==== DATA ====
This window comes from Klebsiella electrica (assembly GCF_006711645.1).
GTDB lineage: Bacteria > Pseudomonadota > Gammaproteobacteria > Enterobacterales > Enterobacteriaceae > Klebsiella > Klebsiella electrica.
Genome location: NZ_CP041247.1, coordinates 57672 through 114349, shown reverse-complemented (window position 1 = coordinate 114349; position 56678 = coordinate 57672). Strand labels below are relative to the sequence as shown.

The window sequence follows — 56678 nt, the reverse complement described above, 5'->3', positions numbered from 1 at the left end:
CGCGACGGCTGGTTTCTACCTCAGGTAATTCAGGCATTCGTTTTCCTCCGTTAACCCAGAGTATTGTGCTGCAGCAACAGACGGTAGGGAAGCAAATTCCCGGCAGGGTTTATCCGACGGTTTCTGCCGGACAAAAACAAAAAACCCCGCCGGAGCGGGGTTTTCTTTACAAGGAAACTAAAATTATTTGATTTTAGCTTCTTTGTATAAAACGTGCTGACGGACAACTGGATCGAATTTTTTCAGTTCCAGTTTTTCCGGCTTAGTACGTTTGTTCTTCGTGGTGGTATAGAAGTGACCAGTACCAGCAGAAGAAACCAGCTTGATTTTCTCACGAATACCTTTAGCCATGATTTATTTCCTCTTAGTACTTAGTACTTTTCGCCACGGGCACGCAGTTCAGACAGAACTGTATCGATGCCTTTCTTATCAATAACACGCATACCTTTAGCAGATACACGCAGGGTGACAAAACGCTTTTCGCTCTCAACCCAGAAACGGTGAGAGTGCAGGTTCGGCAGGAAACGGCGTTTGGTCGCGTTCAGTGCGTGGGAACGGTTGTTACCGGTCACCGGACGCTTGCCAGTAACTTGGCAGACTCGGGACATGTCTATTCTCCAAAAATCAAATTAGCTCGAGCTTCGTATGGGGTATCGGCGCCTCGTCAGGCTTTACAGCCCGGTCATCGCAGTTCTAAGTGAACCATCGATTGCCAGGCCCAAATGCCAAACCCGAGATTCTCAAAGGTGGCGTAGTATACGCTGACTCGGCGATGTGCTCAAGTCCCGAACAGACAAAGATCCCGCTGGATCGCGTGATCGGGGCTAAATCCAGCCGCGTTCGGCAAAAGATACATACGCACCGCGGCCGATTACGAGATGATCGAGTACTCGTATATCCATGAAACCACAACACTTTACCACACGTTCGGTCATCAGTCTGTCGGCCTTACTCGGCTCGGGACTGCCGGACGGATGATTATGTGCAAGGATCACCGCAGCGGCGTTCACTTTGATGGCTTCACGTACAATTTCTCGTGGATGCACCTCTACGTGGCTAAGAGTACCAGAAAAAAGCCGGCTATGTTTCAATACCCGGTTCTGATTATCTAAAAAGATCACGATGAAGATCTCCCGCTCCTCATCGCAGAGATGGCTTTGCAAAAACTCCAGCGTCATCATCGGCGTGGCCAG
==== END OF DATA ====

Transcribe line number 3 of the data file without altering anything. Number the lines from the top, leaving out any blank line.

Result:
Genome location: NZ_CP041247.1, coordinates 57672 through 114349, shown reverse-complemented (window position 1 = coordinate 114349; position 56678 = coordinate 57672). Strand labels below are relative to the sequence as shown.